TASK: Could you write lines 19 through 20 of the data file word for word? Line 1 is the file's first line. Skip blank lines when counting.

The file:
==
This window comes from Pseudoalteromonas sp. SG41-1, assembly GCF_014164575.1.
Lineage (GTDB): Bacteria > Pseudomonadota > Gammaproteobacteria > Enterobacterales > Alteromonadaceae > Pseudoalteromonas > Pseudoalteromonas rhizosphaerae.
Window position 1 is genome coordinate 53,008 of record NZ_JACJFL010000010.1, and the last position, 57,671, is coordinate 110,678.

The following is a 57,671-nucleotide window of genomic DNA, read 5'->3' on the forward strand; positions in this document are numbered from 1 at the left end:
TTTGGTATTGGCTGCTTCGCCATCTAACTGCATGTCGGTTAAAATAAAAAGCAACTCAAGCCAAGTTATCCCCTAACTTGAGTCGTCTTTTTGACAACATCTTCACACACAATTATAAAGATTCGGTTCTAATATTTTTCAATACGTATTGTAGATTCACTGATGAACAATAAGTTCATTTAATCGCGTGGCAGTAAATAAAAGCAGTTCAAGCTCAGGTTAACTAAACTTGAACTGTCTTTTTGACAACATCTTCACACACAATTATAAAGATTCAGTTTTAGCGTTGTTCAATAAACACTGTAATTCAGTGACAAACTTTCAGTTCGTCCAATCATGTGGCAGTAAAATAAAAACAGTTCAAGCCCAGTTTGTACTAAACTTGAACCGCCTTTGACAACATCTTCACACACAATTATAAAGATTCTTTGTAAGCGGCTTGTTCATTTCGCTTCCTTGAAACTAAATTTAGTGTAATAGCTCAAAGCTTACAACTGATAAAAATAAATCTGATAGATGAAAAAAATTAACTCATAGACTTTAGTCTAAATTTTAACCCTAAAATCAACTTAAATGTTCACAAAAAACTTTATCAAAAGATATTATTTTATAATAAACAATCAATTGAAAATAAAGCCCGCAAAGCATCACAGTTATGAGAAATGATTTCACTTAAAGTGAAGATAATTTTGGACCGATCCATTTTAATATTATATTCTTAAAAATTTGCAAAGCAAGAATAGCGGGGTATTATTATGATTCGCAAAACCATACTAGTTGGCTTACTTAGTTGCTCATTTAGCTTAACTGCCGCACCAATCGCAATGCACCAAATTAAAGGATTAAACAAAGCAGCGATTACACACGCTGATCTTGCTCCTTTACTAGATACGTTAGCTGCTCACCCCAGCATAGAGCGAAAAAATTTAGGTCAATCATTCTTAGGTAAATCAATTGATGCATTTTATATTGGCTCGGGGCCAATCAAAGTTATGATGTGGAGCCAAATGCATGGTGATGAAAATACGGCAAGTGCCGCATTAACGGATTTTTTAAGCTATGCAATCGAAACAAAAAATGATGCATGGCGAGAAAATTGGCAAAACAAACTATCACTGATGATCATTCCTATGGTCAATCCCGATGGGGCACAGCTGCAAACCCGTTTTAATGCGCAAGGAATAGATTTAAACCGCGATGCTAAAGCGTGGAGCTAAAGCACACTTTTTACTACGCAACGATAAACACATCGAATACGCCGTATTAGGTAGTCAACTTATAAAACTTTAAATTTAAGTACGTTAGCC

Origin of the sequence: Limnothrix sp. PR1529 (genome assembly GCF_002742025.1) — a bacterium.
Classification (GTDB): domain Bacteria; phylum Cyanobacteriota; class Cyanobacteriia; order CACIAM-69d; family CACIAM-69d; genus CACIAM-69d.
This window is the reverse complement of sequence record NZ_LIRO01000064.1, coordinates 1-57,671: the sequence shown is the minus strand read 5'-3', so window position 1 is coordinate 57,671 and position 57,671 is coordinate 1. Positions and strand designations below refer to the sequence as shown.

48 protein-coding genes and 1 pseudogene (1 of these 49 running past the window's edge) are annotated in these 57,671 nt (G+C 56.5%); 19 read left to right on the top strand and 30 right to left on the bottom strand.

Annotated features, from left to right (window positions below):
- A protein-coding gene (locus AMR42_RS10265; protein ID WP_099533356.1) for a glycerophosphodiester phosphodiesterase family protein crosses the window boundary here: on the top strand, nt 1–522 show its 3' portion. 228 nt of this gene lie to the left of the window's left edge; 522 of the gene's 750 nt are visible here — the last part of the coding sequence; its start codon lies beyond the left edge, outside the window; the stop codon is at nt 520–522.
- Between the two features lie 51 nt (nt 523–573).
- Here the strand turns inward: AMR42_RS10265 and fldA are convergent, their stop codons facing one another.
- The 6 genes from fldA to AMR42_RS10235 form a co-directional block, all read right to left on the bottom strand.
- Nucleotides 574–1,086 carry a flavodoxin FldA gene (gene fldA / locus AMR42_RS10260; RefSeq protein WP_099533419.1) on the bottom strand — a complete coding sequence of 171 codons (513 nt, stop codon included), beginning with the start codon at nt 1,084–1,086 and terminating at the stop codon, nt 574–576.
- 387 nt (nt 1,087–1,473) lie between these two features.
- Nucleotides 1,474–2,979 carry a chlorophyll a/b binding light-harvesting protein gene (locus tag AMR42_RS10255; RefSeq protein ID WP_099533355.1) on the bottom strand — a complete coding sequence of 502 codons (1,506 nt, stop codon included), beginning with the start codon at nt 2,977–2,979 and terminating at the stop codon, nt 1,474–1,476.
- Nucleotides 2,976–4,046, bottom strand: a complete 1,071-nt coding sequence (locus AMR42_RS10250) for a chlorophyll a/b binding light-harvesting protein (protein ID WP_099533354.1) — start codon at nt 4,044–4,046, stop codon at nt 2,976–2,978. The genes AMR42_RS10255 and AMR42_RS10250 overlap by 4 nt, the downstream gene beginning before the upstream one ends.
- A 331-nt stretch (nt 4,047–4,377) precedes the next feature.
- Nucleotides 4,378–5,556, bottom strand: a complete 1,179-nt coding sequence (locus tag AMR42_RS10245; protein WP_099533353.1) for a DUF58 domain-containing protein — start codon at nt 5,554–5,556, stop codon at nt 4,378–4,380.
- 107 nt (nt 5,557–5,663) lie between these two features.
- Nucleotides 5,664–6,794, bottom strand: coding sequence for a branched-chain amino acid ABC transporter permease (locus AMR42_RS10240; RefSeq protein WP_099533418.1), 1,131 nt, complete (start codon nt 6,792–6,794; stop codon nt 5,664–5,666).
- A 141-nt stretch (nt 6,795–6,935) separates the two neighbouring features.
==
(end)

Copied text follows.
- A 331-nt stretch (nt 4,047–4,377) precedes the next feature.
- Nucleotides 4,378–5,556, bottom strand: a complete 1,179-nt coding sequence (locus tag AMR42_RS10245; protein WP_099533353.1) for a DUF58 domain-containing protein — start codon at nt 5,554–5,556, stop codon at nt 4,378–4,380.